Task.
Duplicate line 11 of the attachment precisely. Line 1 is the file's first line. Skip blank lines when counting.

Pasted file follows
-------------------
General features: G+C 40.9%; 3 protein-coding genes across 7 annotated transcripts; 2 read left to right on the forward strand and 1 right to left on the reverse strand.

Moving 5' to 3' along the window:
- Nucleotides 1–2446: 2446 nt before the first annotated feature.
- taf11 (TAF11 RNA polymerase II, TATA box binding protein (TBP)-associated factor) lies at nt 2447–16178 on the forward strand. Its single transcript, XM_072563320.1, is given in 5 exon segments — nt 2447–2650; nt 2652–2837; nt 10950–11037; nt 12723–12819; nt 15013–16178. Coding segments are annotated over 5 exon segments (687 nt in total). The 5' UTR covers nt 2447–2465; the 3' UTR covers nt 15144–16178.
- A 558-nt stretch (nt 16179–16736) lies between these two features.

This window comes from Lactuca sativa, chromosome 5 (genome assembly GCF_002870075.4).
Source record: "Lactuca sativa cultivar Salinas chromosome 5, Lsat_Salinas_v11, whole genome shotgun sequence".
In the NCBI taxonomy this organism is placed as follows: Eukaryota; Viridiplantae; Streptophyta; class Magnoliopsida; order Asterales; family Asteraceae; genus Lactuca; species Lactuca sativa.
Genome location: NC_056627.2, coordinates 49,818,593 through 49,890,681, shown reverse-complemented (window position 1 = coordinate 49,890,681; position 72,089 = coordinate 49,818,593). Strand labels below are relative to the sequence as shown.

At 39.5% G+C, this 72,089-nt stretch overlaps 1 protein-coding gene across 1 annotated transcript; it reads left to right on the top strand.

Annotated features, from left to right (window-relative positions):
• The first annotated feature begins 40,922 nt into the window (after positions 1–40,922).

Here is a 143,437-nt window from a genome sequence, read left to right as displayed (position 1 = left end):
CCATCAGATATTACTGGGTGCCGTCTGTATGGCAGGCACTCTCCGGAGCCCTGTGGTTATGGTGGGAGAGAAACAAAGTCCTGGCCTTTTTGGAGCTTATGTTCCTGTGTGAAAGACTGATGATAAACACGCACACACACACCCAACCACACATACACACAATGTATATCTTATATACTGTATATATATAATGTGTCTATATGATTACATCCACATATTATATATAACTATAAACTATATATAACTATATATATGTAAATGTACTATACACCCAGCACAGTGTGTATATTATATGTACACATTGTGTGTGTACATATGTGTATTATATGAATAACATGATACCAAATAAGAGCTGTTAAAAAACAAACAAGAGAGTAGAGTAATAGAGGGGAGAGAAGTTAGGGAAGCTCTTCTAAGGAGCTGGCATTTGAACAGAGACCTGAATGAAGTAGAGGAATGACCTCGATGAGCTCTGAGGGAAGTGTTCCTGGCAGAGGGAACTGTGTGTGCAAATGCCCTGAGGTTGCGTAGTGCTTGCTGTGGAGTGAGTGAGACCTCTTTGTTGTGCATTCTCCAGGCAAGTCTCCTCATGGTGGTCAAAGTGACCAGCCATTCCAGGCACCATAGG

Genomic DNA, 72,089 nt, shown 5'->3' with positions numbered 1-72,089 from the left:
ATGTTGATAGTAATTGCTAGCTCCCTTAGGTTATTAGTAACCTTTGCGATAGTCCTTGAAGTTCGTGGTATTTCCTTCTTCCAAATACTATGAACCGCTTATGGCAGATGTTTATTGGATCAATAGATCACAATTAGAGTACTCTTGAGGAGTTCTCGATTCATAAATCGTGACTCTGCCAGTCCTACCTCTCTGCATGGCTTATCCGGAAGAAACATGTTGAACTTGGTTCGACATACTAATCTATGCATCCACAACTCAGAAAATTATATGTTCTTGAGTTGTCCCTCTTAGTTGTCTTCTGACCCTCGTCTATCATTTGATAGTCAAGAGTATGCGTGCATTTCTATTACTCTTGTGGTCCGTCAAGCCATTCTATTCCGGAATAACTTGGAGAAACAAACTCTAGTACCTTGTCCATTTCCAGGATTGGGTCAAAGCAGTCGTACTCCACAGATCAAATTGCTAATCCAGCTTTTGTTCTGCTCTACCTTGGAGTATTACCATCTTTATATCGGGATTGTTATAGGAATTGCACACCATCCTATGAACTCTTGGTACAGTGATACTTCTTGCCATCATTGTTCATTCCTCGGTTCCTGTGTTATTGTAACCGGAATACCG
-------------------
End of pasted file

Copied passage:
Annotated features, from left to right (window-relative positions):